How to Make an Interesting Cheese Platter for a Dinner or Holiday Party
(with some thought to making it kid-friendly)
by Joanne White
The following cheese plate suggestions are for cheeselovers of more readily available cheeses (like Brie, Gruyere, Cheddar, Saga Blue, etc.) who would like to explore new territory. The same concepts can be applied to make a wilder, more exotic or complex cheese plate. Since I don't know what's available locally to you, I've made some guesses as to what you might readily find. I’ve tried to include some suggestions that would make the platter fresh and exciting, and allow guests to try something different...
For a Plate of Five Cheeses, I would choose these types of cheese:
Position #1: fresh(er) goat’s milk – with a bloomy rind (slightly aged) or no rind (a fresh cheese)
Position #2: soft or semi soft cow or sheeps milk - bloomy rind
Position #3: a washed rind
Position #4: a harder type (like a cheddar)
Position #5: a blue cheese
Note: Usually an odd number is better on a cheese plate.
I would suggest adding a washed rind cheese to make a "5th cheese" or leaving out the #2 or #5 (or #1 and #3, or #2 and #4) to make a 3 cheese plate.
For the fresh or soft goat you want a white (bloomy rind) cheese or a fresh rindless cheese, which might be herb-coated (thyme, rosemary, pepper). Choose what looks good/is in the best condition - that's what is most important here. It's really going to depend on the cheese store or grocery store cheese counter. I would ask and get a recommendation as to what is showing best or what just came in. If you choose a soft but older goat cheese, it will still go in slot #1.
A bloomy rind cheese which is rich and creamy is D'affinois or Pave D'affinois (a double cream factory cheese) which goes well with most fruit and nuts, and sparkling wines. (This can also replace #1. It is a kid-friendly cheese. Imagine a sweet brie.) Real Brie de Meaux (ask for it by name and the label needs to say "de Meaux") would also work here, as would a Camembert.
A washed or stinky cheese - Taleggio is a party pleaser, somewhere in the middle of stinky. It's a washed rind. For a wilder (and more adult) crowd you could try Epoisses. Cowgirl Creamery's Red Hawk is also a great choice for a party - a washed rind, triple cream.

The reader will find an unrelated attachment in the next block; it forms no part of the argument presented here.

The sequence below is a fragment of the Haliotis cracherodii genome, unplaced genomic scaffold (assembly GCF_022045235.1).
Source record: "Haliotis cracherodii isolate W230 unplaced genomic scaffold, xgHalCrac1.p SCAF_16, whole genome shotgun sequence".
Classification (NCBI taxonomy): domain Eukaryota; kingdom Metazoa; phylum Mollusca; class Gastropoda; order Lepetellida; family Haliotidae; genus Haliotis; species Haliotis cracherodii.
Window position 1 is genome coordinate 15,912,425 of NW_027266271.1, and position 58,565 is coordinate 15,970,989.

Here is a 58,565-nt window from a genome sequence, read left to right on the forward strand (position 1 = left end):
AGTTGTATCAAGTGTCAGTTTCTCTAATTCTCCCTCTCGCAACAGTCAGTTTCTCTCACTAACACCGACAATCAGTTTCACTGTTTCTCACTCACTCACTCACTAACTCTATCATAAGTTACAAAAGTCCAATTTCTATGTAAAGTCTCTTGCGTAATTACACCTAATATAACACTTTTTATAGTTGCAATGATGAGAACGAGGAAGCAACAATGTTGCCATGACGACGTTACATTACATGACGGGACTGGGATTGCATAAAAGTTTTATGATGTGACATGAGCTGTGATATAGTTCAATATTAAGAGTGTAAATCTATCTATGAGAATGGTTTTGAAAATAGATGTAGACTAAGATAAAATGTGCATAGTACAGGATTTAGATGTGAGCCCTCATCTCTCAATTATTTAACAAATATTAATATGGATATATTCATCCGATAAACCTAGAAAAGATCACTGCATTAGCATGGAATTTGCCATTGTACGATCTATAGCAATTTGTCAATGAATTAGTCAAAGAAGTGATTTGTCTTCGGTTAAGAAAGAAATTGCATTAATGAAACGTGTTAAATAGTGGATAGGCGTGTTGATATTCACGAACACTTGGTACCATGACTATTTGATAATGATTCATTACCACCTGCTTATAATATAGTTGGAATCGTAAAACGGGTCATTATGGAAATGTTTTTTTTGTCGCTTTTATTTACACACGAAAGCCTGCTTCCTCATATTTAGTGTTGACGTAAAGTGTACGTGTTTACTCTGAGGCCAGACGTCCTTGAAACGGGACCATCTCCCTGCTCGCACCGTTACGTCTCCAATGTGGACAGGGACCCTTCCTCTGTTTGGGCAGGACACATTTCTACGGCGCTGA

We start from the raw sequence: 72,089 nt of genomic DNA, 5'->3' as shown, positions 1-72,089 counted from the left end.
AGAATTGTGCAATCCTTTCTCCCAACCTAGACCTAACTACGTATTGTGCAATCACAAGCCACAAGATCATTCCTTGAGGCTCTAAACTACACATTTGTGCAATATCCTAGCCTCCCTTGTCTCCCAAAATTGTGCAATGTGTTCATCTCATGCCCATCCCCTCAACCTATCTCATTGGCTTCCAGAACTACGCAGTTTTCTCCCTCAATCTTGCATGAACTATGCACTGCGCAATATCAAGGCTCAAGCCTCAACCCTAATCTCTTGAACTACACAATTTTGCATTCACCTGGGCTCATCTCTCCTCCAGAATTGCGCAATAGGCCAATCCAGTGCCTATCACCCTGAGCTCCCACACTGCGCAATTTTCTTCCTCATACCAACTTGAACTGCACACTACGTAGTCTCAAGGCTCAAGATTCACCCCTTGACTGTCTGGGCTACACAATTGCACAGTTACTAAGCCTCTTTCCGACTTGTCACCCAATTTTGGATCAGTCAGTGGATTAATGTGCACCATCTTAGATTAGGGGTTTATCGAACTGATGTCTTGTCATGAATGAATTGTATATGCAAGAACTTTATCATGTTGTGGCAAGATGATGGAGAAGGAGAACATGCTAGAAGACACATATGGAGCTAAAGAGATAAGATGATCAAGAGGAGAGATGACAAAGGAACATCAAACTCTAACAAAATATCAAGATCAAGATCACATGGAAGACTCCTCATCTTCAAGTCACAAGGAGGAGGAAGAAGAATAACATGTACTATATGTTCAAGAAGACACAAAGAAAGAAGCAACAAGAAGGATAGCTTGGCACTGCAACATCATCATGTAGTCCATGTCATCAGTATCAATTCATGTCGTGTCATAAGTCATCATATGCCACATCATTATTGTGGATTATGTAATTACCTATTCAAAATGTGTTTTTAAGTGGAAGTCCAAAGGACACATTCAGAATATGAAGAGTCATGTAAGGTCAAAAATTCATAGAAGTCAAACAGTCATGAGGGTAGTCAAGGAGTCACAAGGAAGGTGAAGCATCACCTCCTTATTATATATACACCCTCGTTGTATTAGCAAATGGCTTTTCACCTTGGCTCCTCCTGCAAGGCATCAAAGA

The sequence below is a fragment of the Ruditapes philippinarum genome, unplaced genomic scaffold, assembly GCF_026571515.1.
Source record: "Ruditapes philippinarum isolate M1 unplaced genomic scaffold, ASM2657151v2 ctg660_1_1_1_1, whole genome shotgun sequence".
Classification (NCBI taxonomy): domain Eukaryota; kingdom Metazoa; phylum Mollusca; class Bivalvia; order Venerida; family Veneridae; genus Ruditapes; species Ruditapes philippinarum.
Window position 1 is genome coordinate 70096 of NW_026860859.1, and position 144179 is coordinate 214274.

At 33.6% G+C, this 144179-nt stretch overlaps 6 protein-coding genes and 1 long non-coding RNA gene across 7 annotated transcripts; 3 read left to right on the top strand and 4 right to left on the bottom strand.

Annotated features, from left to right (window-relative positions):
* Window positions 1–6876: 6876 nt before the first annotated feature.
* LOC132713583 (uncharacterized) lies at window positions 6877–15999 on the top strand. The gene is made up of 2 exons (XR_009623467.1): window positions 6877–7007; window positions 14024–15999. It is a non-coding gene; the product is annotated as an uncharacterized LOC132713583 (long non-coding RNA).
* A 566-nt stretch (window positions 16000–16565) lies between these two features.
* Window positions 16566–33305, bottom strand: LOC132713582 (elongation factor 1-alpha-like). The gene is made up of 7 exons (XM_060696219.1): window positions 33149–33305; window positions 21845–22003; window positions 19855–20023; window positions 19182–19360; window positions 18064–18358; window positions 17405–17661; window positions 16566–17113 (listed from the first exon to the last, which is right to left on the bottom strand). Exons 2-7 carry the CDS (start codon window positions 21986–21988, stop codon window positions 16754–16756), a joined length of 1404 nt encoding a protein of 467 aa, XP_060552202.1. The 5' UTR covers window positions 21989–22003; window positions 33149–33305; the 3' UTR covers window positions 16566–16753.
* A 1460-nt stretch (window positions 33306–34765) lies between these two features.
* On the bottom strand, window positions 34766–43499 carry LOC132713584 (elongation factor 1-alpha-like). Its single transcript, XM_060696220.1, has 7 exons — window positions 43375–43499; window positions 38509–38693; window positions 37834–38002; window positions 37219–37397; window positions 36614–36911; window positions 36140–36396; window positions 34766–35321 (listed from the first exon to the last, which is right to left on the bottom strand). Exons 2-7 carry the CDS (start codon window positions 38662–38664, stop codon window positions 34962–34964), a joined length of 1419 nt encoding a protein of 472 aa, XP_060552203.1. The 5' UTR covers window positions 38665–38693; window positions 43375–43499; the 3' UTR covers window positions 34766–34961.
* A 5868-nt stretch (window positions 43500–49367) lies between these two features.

Three very kid-friendly cheeses that adults love, too (they have crunchy protein crystals), are Piave (a slightly salty hard cheese with a fruity flavor), Mimolette (a bright orange cheese) and, an Aged Gouda (most of these have a caramel flavor to them). Look for an "aged gouda" which has the actual number of years old (e.g., a 2-year-old aged gouda) as some "aged goudas" are artificially aged. Two good choices are Roomano and Saenkanter.
If you're thinking Cheddar, go for a better UK cheddar from Neal's Yard Dairy like Keen's or Quicke's (more rustic), a domestic cheddar from Shelburne Farms in VT (2 yr Farmhouse Cheddar), or Cantal or Salers from France. I've personally been loving Green's Glastonbury Cheddar (but good luck finding it.) Lincolnshire Poacher would work well, too.
A hard sheep, like Berkswell from England, or a slightly softer Abbaye de Belloc, are crowd pleasers.
If you'd prefer something in the Swiss, Gruyere or Emmenthaler category, try: Pleasant Ridge Reserve (WA), or, either Beaufort or Comté (sometimes labeled Gruyere de Comté) - the latter two are French and are more complex and fruity. If you want to be wilder, look for cheeses from Rolf Beeler which resemble Swiss or Comté (hard rind, hard to semi-hard cheese) most of which are excellent mountain cheeses.
A Blue to finish it off - Blue de Gex, Bleu du Bocage, Blue D'Auvergne, Fourme d'ambert (all milder, French blue cheeses; which are great for those who usually don’t prefer Blue cheese) or a great US choice is Berkshire Blue.
Accompaniments to your Cheese Plate
You need really good bread or an assortment of breads. Try walnut, or fruit bread, plain baguette, even a crostini or flat bread. We have a great local (San Francisco) flatbread called La Panzanella.
If you wish to add non-cheese bread items, try fig or fruit paste with a sheep's milk or creamy cheese like D'Affinois. Other ideas would be crackers, almonds or walnuts, honey, jam, or fresh fruit. I'm not a fan of offering non-seasonal fruit. If it's winter try, apples or pears which have been stored from Fall. Don't feel as if you have to put grapes on the plate. If the fruit isn't in-season, try offering a dried version, or a jam or fruit relish or compote, instead.
Tips on putting the cheese onto a platter:
• Be careful not to mix the cheese accompaniments when plating. Consider putting the accompaniments on a separate plate.
• If you've purchased a cut cheese which has been wrapped in plastic, "Face" the cheese before serving it. That means, lightly scrape the cut surface with the back of a knife, or cut a thin slice off to give it a fresh face. You may want to do this with any cut cheese, as a rule. A good cheesemonger will give you fresh faces when you purchase the cheese, so if unwrap it the same day, you probably won't need to reface the cheese.